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Harry McSorley (1931-2017)

by Professor Catherine E. Clifford

Harry McSorley was Professor of Theology and Religious Studies at the University of St. Michael’s College, Toronto, from 1970 to 1997, where he guided many young scholars into the world of ecumenical studies. He died on May 1, 2017, in Naples, Florida.

Born in Philadelphia in 1931, the middle child in a family of five boys. The family moved to Atlantic City, NJ, Harry attended Bucknell University, a small undergraduate college in Lewisburg, PA, on an academic scholarship. In addition to being an outstanding student, he took great pride in playing guard on the school’s unbeaten football team. He then joined the Paulist Fathers, studying philosophy and theology in Washington, DC, California, and Germany. In 1959 Harry was among the first North American priests sent to study Protestant theology, rereading the theological works of Martin Luther with new eyes in the changing ecumenical context of the Second Vatican Council.

From 1960 to 1966 his doctoral studies took him to the Johann Adam Möhler Institut in Paderborn and to the University of Münich, where he studied with the likes of Karl Rahner and completed a ground-breaking thesis under the supervision of Michael Schmaus (both of whom served during this same period as periti on the council’s Doctrinal Commission), Luther Right or Wrong? An Ecumenical-Theological Study of Luther’s Major Work, The Bondage of the Will (Newman Press/Augsburg, 1967; Original German edition, Max Hüber Verlag, 1967). In this study into a work that Luther himself considered “the hinge” on which his entire theology turns, especially his doctrine of justification by faith, McSorley sought to look behind Luther’s unique language and thought world to discover his “deepest intention”, examining this work in historical perspective, and finding it consonant with the Catholic tradition. He showed how Luther’s primary concern is to defend “the biblical truth that the sinner can in no way break through the bonds of guilt and condemnation by any effort of [their] own.” Harry wrote with no little pleasure of how he learned “one morning during the final session of Vatican II … in one of the coffee bars in St. Peter’s” from the distinguished Lutheran observer, Professor Edmund Schlink of Heidelberg University, that his thesis had “passed his critical muster with flying colours.” These years of study prepared him well for years of service on the US Lutheran-Roman Catholic Dialogue and for the formation of future ecumenists who would come to see dialogue as a way of seeking the truth of the gospel together.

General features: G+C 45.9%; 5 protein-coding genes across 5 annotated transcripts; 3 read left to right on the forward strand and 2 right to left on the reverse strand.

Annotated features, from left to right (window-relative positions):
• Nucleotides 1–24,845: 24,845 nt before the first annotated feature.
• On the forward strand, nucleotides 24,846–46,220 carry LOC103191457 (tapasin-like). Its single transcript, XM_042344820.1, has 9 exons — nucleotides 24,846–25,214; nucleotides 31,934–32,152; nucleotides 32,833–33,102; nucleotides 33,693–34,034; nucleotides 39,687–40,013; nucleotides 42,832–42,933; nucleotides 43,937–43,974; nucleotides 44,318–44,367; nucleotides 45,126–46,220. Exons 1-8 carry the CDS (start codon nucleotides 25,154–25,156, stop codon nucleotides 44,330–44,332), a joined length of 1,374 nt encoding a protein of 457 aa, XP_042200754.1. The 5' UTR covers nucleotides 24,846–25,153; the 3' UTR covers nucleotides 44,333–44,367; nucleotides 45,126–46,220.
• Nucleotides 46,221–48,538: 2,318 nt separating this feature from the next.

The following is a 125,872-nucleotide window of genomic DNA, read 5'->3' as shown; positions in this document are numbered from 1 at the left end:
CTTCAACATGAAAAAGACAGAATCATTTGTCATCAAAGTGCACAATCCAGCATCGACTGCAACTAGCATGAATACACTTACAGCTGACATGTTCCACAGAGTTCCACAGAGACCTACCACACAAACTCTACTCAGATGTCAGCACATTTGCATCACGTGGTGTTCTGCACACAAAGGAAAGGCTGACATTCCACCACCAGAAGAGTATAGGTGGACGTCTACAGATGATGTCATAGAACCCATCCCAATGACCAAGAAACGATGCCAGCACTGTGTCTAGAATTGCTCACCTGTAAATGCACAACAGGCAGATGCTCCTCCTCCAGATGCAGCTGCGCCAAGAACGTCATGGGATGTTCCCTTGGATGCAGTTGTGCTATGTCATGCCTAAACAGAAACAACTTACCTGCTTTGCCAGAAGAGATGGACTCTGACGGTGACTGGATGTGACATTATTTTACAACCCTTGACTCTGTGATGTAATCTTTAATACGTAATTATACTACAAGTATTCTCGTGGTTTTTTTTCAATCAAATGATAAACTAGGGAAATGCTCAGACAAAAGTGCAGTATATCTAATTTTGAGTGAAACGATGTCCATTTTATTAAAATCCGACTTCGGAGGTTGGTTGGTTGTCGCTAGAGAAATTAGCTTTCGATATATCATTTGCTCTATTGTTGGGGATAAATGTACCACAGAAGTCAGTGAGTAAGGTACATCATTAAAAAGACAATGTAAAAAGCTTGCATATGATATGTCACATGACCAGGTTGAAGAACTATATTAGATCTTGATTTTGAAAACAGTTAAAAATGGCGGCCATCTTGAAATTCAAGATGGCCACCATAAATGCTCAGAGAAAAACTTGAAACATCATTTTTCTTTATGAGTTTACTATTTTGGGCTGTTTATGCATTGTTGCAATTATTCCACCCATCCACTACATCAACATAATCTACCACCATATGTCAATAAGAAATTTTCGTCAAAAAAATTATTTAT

In the late 1960s, Harry left the Paulist Fathers. He married Clare McGurk, with whom he had two children, Grace and Paul. In 1970 the family moved to Toronto where Harry would teach theology and religious studies until his retirement in 1997. His courses on the Reformation, the Second Vatican Council, on Protestant and Catholic Theologies in Convergence, and on the Petrine Ministry drew graduate students from across denominations and made him a much sought after thesis supervisor. Anyone who sat through his graduate seminars was sure to be impressed by his encyclopedic knowledge and mastery of the literature on a host of topics – all of it presented with great charm and wit.

Harry was active in the Catholic Theological Society of America and in North American and European networks of ecumenical scholars. Michael Vertin, a long-time colleague at St. Michael’s College, rightly notes that Harry’s usual demeanour was one of “radical hopefulness.” He took great joy not only in sharing his wealth of knowledge but in carrying out the tasks of research and teaching as forms of service – including his passionate service to the quest for unity.